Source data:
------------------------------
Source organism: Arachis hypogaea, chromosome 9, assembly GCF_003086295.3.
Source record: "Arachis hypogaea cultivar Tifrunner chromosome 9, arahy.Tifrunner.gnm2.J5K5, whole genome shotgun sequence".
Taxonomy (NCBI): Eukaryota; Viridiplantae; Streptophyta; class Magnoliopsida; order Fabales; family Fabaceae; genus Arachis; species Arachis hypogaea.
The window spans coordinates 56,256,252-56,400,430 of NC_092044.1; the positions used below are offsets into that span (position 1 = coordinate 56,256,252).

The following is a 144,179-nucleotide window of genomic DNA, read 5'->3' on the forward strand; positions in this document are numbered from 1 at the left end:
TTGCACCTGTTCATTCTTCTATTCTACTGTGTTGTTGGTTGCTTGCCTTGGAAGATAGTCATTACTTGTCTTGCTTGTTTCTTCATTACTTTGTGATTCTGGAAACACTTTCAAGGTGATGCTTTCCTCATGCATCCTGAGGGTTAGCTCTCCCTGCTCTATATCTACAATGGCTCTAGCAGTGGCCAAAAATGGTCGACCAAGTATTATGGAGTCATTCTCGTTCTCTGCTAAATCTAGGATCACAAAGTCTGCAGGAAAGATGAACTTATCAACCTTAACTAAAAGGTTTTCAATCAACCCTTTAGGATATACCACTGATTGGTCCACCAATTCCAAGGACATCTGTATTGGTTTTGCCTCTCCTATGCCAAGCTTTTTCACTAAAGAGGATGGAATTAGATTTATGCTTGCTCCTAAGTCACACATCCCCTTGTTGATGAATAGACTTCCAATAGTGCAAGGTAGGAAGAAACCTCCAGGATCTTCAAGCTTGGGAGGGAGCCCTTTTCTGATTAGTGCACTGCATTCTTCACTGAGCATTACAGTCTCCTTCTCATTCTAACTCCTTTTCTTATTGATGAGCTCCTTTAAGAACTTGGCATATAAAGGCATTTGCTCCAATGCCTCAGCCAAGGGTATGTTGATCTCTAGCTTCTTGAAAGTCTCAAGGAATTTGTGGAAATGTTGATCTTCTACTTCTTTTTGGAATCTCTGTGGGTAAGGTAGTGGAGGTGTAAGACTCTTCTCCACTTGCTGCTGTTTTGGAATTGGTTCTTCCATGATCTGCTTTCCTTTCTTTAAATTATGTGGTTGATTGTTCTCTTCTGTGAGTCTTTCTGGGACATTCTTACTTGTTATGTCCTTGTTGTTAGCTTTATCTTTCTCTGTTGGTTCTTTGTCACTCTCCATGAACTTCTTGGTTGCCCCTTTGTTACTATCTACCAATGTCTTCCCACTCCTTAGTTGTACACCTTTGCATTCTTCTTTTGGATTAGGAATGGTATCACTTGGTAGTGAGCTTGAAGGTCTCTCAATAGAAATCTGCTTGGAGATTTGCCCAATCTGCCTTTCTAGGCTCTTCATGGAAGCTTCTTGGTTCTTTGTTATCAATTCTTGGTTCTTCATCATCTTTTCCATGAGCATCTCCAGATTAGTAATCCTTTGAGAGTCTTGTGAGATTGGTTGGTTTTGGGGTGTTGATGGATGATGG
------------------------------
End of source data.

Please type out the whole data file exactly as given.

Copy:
Source organism: Arachis hypogaea, chromosome 9, assembly GCF_003086295.3.
Source record: "Arachis hypogaea cultivar Tifrunner chromosome 9, arahy.Tifrunner.gnm2.J5K5, whole genome shotgun sequence".
Taxonomy (NCBI): Eukaryota; Viridiplantae; Streptophyta; class Magnoliopsida; order Fabales; family Fabaceae; genus Arachis; species Arachis hypogaea.
The window spans coordinates 56,256,252-56,400,430 of NC_092044.1; the positions used below are offsets into that span (position 1 = coordinate 56,256,252).

The following is a 144,179-nucleotide window of genomic DNA, read 5'->3' on the forward strand; positions in this document are numbered from 1 at the left end:
TTGCACCTGTTCATTCTTCTATTCTACTGTGTTGTTGGTTGCTTGCCTTGGAAGATAGTCATTACTTGTCTTGCTTGTTTCTTCATTACTTTGTGATTCTGGAAACACTTTCAAGGTGATGCTTTCCTCATGCATCCTGAGGGTTAGCTCTCCCTGCTCTATATCTACAATGGCTCTAGCAGTGGCCAAAAATGGTCGACCAAGTATTATGGAGTCATTCTCGTTCTCTGCTAAATCTAGGATCACAAAGTCTGCAGGAAAGATGAACTTATCAACCTTAACTAAAAGGTTTTCAATCAACCCTTTAGGATATACCACTGATTGGTCCACCAATTCCAAGGACATCTGTATTGGTTTTGCCTCTCCTATGCCAAGCTTTTTCACTAAAGAGGATGGAATTAGATTTATGCTTGCTCCTAAGTCACACATCCCCTTGTTGATGAATAGACTTCCAATAGTGCAAGGTAGGAAGAAACCTCCAGGATCTTCAAGCTTGGGAGGGAGCCCTTTTCTGATTAGTGCACTGCATTCTTCACTGAGCATTACAGTCTCCTTCTCATTCTAACTCCTTTTCTTATTGATGAGCTCCTTTAAGAACTTGGCATATAAAGGCATTTGCTCCAATGCCTCAGCCAAGGGTATGTTGATCTCTAGCTTCTTGAAAGTCTCAAGGAATTTGTGGAAATGTTGATCTTCTACTTCTTTTTGGAATCTCTGTGGGTAAGGTAGTGGAGGTGTAAGACTCTTCTCCACTTGCTGCTGTTTTGGAATTGGTTCTTCCATGATCTGCTTTCCTTTCTTTAAATTATGTGGTTGATTGTTCTCTTCTGTGAGTCTTTCTGGGACATTCTTACTTGTTATGTCCTTGTTGTTAGCTTTATCTTTCTCTGTTGGTTCTTTGTCACTCTCCATGAACTTCTTGGTTGCCCCTTTGTTACTATCTACCAATGTCTTCCCACTCCTTAGTTGTACACCTTTGCATTCTTCTTTTGGATTAGGAATGGTATCACTTGGTAGTGAGCTTGAAGGTCTCTCAATAGAAATCTGCTTGGAGATTTGCCCAATCTGCCTTTCTAGGCTCTTCATGGAAGCTTCTTGGTTCTTTGTTATCAATTCTTGGTTCTTCATCATCTTTTCCATGAGCATCTCCAGATTAGTAATCCTTTGAGAGTCTTGTGAGATTGGTTGGTTTTGGGGTGTTGATGGATGATGG